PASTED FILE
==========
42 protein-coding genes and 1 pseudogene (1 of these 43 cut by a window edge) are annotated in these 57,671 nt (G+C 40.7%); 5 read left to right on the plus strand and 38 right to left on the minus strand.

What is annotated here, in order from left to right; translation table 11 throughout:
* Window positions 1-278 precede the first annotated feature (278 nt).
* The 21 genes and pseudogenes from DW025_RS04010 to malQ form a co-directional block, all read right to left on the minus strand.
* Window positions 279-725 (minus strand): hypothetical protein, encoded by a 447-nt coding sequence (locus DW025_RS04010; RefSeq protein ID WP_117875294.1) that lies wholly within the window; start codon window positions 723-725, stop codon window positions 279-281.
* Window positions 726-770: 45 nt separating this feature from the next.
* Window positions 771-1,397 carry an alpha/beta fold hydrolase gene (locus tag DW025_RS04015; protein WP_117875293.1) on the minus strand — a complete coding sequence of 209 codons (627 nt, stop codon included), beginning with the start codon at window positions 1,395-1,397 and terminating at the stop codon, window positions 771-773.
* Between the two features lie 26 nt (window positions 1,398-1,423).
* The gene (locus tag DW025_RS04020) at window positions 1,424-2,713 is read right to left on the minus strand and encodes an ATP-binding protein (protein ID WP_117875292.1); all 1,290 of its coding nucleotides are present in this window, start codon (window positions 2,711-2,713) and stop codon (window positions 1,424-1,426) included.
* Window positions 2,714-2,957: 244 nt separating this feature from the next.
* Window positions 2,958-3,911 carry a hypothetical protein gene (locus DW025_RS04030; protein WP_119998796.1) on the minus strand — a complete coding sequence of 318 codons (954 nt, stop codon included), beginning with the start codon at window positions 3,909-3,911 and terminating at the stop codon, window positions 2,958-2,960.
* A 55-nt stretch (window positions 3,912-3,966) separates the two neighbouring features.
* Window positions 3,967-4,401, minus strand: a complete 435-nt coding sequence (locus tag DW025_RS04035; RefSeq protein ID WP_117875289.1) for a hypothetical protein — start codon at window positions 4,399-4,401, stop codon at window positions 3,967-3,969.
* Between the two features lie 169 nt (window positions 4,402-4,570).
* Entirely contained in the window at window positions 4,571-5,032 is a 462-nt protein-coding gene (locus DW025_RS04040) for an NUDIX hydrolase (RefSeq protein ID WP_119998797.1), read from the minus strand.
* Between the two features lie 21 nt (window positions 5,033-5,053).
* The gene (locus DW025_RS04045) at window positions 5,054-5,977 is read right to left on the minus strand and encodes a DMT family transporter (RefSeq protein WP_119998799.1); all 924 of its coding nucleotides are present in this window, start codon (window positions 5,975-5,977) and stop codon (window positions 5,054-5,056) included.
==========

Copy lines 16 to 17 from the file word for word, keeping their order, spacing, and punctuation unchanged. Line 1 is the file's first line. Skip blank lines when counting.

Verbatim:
* Between the two features lie 21 nt (window positions 5,033-5,053).
* The gene (locus DW025_RS04045) at window positions 5,054-5,977 is read right to left on the minus strand and encodes a DMT family transporter (RefSeq protein WP_119998799.1); all 924 of its coding nucleotides are present in this window, start codon (window positions 5,975-5,977) and stop codon (window positions 5,054-5,056) included.